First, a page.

Now that I’m ap­proach­ing that three-year mark, I must decide what’s next. It’s easy to think that if the dis­ease is being kept at bay and I’m not suffering many side effects, I shouldn’t change any­thing. Though my current results are all we could have hoped for, as I under­stand the research, there is little in­for­ma­tion about what benefits, if any, I might achieve by continuing this treat­ment beyond three years. There is, how­ever, an ever-growing risk that the toxicity of the treat­ments will eventually be more than my body can handle, and that may open the door for more serious side effects or sec­ond­ary cancers.

Since there is a lack of clear data about the clin­i­cal benefits of continuing this aggressive course of main­te­nance, I will decide based primarily on how the treat­ments impact my quality of life.

I’m convinced that Kyprolis is a myeloma-killing champion for me. Other than my trans­plant, it also has had the most sig­nif­i­cant impact on my quality of life. Kyprolis is admin­istered by in­fusion. As an initial treat­ment, it required trips to the clinic on two consecutive days three weeks on, one week off. As main­te­nance treat­ment, the trips are cut to one day a week, but still three on, one off. For me, that means a two-hour roundtrip drive and any­where from two to five hours at the clinic. Since starting Kyprolis in Jan­u­ary­ 2016, that has been a lot of time on the road and in the clinic. Since my appoint­ments are generally Friday or Saturday, it also means I can’t plan to travel or par­tic­i­pate in an activity on many weekends because I have treat­ment.

My wife and I cope with this schedule because we under­stand it is nec­es­sary and because my getting better has be­come one of our jobs. We are used to the inconvenience in our schedules and our lives, but it would mean everything to retake this time from the dis­ease.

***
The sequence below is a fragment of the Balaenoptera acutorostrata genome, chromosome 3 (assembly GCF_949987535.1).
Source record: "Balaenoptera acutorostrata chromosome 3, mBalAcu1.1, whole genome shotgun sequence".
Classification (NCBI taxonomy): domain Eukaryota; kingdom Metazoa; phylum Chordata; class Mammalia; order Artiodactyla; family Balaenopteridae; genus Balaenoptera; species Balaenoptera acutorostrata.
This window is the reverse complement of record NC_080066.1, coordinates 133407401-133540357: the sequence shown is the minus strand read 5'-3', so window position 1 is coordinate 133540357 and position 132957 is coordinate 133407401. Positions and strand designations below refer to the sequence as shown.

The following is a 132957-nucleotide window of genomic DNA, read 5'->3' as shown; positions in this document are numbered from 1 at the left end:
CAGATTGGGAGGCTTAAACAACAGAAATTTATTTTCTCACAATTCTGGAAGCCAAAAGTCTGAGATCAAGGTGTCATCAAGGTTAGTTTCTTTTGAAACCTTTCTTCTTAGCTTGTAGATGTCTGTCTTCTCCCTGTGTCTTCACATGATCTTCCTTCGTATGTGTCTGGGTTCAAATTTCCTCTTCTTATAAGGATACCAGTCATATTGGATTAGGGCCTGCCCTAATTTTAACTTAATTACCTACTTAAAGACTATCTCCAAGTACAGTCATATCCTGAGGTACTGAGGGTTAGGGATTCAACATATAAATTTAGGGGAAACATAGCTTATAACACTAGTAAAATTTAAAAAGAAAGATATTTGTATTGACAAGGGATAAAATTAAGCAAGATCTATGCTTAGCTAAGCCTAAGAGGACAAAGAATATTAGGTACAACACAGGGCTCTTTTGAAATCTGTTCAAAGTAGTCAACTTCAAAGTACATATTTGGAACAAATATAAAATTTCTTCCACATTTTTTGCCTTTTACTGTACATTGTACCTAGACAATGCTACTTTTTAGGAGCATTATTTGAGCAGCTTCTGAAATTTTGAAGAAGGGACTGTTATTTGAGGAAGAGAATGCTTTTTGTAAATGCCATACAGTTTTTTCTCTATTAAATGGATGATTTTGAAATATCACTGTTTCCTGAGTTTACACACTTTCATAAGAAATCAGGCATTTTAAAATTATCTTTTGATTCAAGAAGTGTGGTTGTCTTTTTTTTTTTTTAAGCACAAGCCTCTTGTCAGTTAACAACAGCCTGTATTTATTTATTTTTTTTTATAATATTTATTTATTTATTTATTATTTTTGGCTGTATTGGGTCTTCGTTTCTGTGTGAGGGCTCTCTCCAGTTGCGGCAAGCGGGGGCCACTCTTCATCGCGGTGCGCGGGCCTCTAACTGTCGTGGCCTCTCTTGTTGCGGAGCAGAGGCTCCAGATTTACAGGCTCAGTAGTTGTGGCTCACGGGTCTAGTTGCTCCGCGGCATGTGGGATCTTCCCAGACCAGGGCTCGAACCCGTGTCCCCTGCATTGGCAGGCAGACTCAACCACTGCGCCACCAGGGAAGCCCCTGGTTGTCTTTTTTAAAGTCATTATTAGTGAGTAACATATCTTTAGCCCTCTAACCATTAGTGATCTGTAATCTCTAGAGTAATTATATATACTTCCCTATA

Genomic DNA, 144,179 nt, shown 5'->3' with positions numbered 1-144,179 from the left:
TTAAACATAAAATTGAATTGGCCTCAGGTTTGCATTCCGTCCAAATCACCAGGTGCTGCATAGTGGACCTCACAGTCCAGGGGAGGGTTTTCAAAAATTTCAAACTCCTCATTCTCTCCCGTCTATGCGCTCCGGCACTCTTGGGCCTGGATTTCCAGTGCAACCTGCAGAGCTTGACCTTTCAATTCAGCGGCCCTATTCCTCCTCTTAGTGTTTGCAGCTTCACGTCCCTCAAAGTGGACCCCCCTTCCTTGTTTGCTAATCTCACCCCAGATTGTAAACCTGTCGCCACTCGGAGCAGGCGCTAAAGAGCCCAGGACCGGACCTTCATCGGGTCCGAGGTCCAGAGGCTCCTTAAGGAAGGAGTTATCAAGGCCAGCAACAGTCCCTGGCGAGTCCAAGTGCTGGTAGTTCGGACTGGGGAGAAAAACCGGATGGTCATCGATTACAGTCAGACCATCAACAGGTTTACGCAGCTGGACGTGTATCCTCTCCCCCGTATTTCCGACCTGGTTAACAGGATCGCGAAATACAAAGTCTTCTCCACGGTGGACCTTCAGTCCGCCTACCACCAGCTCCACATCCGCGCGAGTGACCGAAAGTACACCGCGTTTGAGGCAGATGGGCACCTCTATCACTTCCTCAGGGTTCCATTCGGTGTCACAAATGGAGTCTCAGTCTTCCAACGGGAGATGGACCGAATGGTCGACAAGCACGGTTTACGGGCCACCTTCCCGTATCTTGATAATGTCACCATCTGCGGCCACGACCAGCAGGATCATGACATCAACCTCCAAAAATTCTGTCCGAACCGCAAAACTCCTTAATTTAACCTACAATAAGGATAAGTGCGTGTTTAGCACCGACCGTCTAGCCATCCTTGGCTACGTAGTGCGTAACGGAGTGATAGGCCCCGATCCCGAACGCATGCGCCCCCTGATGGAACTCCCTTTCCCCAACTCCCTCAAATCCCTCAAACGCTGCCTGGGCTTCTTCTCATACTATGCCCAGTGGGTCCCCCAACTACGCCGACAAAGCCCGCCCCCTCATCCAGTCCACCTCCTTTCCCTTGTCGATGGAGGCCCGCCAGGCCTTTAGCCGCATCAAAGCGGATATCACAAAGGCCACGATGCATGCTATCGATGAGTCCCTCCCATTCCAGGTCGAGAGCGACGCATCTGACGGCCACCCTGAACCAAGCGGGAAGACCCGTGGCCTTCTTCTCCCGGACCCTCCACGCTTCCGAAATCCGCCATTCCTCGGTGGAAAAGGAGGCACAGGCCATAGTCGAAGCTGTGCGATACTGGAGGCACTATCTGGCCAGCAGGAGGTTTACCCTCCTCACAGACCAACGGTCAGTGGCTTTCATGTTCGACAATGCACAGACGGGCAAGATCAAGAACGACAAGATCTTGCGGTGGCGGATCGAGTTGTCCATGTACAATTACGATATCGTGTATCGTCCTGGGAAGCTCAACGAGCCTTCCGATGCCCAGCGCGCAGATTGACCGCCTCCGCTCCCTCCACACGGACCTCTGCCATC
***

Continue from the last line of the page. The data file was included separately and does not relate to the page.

Time, I have discovered, is more precious to me than any­thing else. Time with my family. Time with my grand­chil­dren. Time to take pictures and enjoy the world I live in. Time to work on the projects that are priorities to me at work. Time is finite with our without myeloma, and making use of the time doing what I want to do, instead of sitting in traffic or in a clinic bed, is the ultimate im­prove­ment to my quality of life.

Based on the ever-increasing risk of toxicity, the lack of compelling evi­dence I would im­prove my chances of long-term survival, and the thought of even a short-term return to a more nor­mal life, I have decided to drop the Kyprolis from my on-going treat­ment plan. On my doctor’s advice, I will con­tinue the oral medications of Pomalyst and the dreaded dexa­meth­a­sone. We will closely monitor my health and meet regularly with my specialist, ready to change course at the first sign of a relapse.

When I was first diag­nosed, I looked at treat­ment as a way to avoid dying. On this anniversary, I celebrate the past success and look at main­te­nance ther­apy as a way to keep living my life.

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 Photo Credit: (c) 2019 Mark Pouley

I celebrated my anniversary this year, as in the past, vaca­tioning at our eastern Washington lake retreat. As always, it was splendid. When we’re at the lake, I spend early mornings on my boat looking for scenery and wild­life to photograph. This year a bald eagle let me get unusually close, and it stayed and posed for many great photos.